As additional examples of groups Y according to the invention can be mentioned substituted aromatics and heterocyclic ligands. Some of these are stated in the exemplary embodiments. Of special interest are the strongly hydrophobic Y groups, for example Cn H2n+1, where n≧6. The combined effect of the hydrophobic interaction and the --S-- dependent adsorption reinforced by --SO2 -- can be utilized for protein immobilization.

It is evident from the aforegoing that one embodiment of the invention can consist of particles having a netting for proteins which is permeable all the way to the center. In accordance with a second alternative, only the surface of the particle is covered with netting that is permeable for proteins, and the particle nucleus will therefore not include the group that is characteristic for adsorption. A third alternative may consist of a more or less heavy layer of netting surrounding an impermeable nucleus. The nucleus in this case can be arbitrarily formed and may constitute for example a fiber, the inner surface of a hose, a beaker or any other vessel, etc.

For the permeation of macromolecules and in order to clearly disclose the characteristic adsorption properties, the polymeric netting must be of a specific nature; it must be hydrophilic and permeable for the macromolecules, it must be resistent within a pH range where proteins can be adsorbed without being damaged, preferably within the range of pH 4-8 but also within a wider pH range. The chemical properties of the polymeric netting must further be well adpated for the introduction of the group which is characteristic for the adsorption. With regard to the polymeric netting, the invention is restricted by said limitations to hydrophilic polymers of the following types: polyalcohols, for example polyvinyl alcohol, polyhydroxy methanes, polysaccharides, crosslinked hexitholes and polyamides such as cross-linked polyacryl amide. Cross-linked polyamines and polyacides can also be mentioned; it should be noted however that the adsorption will be more complicated by the presence of the inogenic groups. The gel netting can also consist of silica gel substituted with hydrophilic groups such as glycerol substituents, or groups such as ##STR1##

An especially useful adsorbent according to the invention is cross-linked agar. Insertion of the adsorbing group may to advantage take place by reacting the polymer matrix with divinyl sulfone for subsequent conversion of the thus cross-linked and simultaneously activated product with a mercaptan, for example mercapto ethanol: ##STR2## or cysteine ##STR3## or thiophenol ##STR4## or a thio substituted heterocyclic compound, for example 6-thioadenine ##STR5##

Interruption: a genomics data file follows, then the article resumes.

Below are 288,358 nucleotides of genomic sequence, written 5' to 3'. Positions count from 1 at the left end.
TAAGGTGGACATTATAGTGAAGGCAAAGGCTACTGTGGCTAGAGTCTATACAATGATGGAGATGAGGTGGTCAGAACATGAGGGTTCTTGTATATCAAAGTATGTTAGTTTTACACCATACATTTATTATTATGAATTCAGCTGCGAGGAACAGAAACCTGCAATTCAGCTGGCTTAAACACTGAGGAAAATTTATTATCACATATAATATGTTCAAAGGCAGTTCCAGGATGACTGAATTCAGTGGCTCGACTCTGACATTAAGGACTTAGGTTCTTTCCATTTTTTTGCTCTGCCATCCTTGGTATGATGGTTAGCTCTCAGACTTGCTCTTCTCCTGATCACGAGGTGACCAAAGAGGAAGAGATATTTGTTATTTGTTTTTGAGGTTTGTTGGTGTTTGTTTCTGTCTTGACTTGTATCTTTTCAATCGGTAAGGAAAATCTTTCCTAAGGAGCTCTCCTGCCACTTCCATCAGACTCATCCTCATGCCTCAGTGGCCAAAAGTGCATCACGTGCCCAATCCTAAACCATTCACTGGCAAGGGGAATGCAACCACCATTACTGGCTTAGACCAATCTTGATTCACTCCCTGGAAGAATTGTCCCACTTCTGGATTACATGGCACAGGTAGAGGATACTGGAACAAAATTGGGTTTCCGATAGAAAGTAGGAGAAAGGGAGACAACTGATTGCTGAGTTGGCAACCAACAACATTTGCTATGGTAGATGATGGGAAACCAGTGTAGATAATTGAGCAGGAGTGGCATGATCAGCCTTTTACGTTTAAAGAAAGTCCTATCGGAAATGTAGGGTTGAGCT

The divinyl sulfone activated matrix can also be allowed to react with dithiol, for example ##STR6## where ○ represents the polymer matrix, which can be made to react with additional DVS, obtaining in this way a new type of cross-link: ##STR7##

It is also possible to desaturate the matrix, activated for the second time, with mercapto ethanol for example: ##STR8##

All the above-mentioned varieties of substituted polymer nettings will yield adsorbents according to the invention.


Particulate agarose gel is washed in a Buchner funnel with de-ionized water. The gel is sucked free from intermediate solution and a gram of gel is weighed and suspended in a ml 0.5 ml of Na2 CO3 solution in a round flask. 0.1 a ml of divinyl sulfone is added and the mixture is allowed to react overnight at room temperature under agitation. The activated gel obtained in this way is transferred to a Buchner funnel and washed with deionized water.

The activated gel is moved to a reaction vessel while adding a ml of 0.1M NaHCO3 solution and 0.1 a ml mercapto ethanol. After a contact period of 15 hours, the gel is transferred to a Buchner funnel and washed with deionized water.

The gel was tested with regard to its ability of adsorbing proteins: a chromatographic bed was packed with the gel in 0.1M Tris-CHl buffer at pH 7.6 containing 0.5M K2 SO4. Various amounts of human serum were separated in different chromotographic trials in the gel bed. Upon introduction of 90 absorbence units (280 nm) into the bed, 35 units were adsorbed of which 26 were desorbed after washing the bed with buffer without potassium sulfate. The remainder was desorbed with 30% isopropanol included in the buffer.

In a second trial, 1300 absorbence units of dialyzed human serum were fed in. 180 units were adsorbed of which 240 were desorbed upon washing with sulfate-free buffer.

Thus 39% and 23%, respectively, of the serum proteins were adsorbed. A gel electrophoretic analysis disclosed that immunoglubulines constituted the main component of the adsorbence, and that nothing or only a slight amount of the serum albumine was adsorbed to mercapto ethanol-bound divinyl sulfone activated agar gel.


An assay was carried out according to Example 1 with the difference that cellulose powder was used instead of agarose particles, and that the percentage of divinyl sulfone was raised to 20% upon activation.

The adsorption test indicated that the capacity for serum protein was approx. 30% of the corresponding amount of agarose gel.


An assay was carried out with epichlorohydrin-treated polyacryl amide (commercially available Eupergite C). The oxirane gel was converted to SH gel with NaSH in 0.1M NaHCO3 at pH 9 overnight and was then treated as the agar gel in Example 1.

The polyacryl amide derivative appeared to have the capacity of about half that of the agarose derivative per milliliter of gel bed.


An assay was carried out in the same way as in Example 1 but with the difference that the mercapto ethanol was replaced by ethanol amine. Adsorption tests disclosed that only minor amounts of serum protein were adsorbed, and that no proteins were desorbed either in sulfate-free buffer or with isopropanol included in the buffer.


The same procedure as in Example 1 was employed but using 0.1 a glycine instead of 0.1 ml mercapto ethanol. All the protein from one serum test passed a gel bed prepared as in Example 1.


An assay was carried out as in Example 1 but with the use of 2.3-dimercapto ethanol instead of mercapto ethanol. The adsorption test disclosed that upon introduction of 100 adsorption units of serum protein in the column, 32 units were adsorbed of which 15 were eluated by excluding K2 SO4 from the buffer.

Patent Citations
Cited PatentFiling datePublication dateApplicantTitle
US3085072 *Jul 22, 1958Apr 9, 1963 Ion exchange resin